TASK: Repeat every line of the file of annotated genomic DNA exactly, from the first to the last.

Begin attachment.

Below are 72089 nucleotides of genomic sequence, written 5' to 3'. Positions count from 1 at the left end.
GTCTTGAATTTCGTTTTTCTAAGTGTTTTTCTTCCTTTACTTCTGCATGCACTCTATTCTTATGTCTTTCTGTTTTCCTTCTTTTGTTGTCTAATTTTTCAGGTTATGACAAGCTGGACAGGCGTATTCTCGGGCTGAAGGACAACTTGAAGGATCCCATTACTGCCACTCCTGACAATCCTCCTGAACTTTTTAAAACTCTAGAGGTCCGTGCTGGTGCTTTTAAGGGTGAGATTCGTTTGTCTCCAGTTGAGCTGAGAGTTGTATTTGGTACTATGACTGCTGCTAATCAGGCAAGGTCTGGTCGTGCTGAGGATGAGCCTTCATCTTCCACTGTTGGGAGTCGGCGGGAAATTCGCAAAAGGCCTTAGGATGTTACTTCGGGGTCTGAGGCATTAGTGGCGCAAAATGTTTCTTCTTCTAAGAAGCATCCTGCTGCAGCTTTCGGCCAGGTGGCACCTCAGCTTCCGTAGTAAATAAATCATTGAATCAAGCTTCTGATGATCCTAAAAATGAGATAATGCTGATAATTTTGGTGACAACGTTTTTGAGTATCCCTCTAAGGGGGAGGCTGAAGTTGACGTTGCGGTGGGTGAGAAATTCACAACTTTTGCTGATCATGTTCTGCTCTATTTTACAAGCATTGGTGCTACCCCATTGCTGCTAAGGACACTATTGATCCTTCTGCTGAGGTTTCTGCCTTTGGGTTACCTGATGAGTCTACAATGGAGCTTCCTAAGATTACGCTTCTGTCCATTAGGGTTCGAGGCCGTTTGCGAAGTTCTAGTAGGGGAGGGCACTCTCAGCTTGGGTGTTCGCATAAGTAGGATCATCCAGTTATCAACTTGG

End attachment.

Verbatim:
Below are 72089 nucleotides of genomic sequence, written 5' to 3'. Positions count from 1 at the left end.
GTCTTGAATTTCGTTTTTCTAAGTGTTTTTCTTCCTTTACTTCTGCATGCACTCTATTCTTATGTCTTTCTGTTTTCCTTCTTTTGTTGTCTAATTTTTCAGGTTATGACAAGCTGGACAGGCGTATTCTCGGGCTGAAGGACAACTTGAAGGATCCCATTACTGCCACTCCTGACAATCCTCCTGAACTTTTTAAAACTCTAGAGGTCCGTGCTGGTGCTTTTAAGGGTGAGATTCGTTTGTCTCCAGTTGAGCTGAGAGTTGTATTTGGTACTATGACTGCTGCTAATCAGGCAAGGTCTGGTCGTGCTGAGGATGAGCCTTCATCTTCCACTGTTGGGAGTCGGCGGGAAATTCGCAAAAGGCCTTAGGATGTTACTTCGGGGTCTGAGGCATTAGTGGCGCAAAATGTTTCTTCTTCTAAGAAGCATCCTGCTGCAGCTTTCGGCCAGGTGGCACCTCAGCTTCCGTAGTAAATAAATCATTGAATCAAGCTTCTGATGATCCTAAAAATGAGATAATGCTGATAATTTTGGTGACAACGTTTTTGAGTATCCCTCTAAGGGGGAGGCTGAAGTTGACGTTGCGGTGGGTGAGAAATTCACAACTTTTGCTGATCATGTTCTGCTCTATTTTACAAGCATTGGTGCTACCCCATTGCTGCTAAGGACACTATTGATCCTTCTGCTGAGGTTTCTGCCTTTGGGTTACCTGATGAGTCTACAATGGAGCTTCCTAAGATTACGCTTCTGTCCATTAGGGTTCGAGGCCGTTTGCGAAGTTCTAGTAGGGGAGGGCACTCTCAGCTTGGGTGTTCGCATAAGTAGGATCATCCAGTTATCAACTTGG